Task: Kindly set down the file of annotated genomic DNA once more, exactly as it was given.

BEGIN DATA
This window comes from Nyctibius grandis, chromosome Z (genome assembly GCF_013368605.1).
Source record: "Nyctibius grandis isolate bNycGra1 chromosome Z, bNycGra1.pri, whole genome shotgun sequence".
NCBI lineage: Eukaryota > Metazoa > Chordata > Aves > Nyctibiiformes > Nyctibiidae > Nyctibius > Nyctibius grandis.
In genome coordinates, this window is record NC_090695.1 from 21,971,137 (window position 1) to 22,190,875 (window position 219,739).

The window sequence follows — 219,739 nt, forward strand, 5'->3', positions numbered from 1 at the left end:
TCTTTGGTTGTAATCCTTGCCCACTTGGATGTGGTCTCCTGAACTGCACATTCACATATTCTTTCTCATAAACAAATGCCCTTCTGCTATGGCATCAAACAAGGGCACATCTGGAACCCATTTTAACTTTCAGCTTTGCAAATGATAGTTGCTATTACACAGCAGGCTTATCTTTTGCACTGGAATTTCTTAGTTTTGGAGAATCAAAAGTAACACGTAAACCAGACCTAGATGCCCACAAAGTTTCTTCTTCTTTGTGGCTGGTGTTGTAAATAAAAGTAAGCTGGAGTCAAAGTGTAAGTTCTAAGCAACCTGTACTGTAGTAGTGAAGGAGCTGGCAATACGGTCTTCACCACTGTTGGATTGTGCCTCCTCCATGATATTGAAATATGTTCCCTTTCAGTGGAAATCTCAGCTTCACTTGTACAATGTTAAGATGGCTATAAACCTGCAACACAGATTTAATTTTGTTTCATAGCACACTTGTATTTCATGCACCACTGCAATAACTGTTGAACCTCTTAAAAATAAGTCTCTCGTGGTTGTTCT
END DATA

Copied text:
This window comes from Nyctibius grandis, chromosome Z (genome assembly GCF_013368605.1).
Source record: "Nyctibius grandis isolate bNycGra1 chromosome Z, bNycGra1.pri, whole genome shotgun sequence".
NCBI lineage: Eukaryota > Metazoa > Chordata > Aves > Nyctibiiformes > Nyctibiidae > Nyctibius > Nyctibius grandis.
In genome coordinates, this window is record NC_090695.1 from 21,971,137 (window position 1) to 22,190,875 (window position 219,739).

The window sequence follows — 219,739 nt, forward strand, 5'->3', positions numbered from 1 at the left end:
TCTTTGGTTGTAATCCTTGCCCACTTGGATGTGGTCTCCTGAACTGCACATTCACATATTCTTTCTCATAAACAAATGCCCTTCTGCTATGGCATCAAACAAGGGCACATCTGGAACCCATTTTAACTTTCAGCTTTGCAAATGATAGTTGCTATTACACAGCAGGCTTATCTTTTGCACTGGAATTTCTTAGTTTTGGAGAATCAAAAGTAACACGTAAACCAGACCTAGATGCCCACAAAGTTTCTTCTTCTTTGTGGCTGGTGTTGTAAATAAAAGTAAGCTGGAGTCAAAGTGTAAGTTCTAAGCAACCTGTACTGTAGTAGTGAAGGAGCTGGCAATACGGTCTTCACCACTGTTGGATTGTGCCTCCTCCATGATATTGAAATATGTTCCCTTTCAGTGGAAATCTCAGCTTCACTTGTACAATGTTAAGATGGCTATAAACCTGCAACACAGATTTAATTTTGTTTCATAGCACACTTGTATTTCATGCACCACTGCAATAACTGTTGAACCTCTTAAAAATAAGTCTCTCGTGGTTGTTCT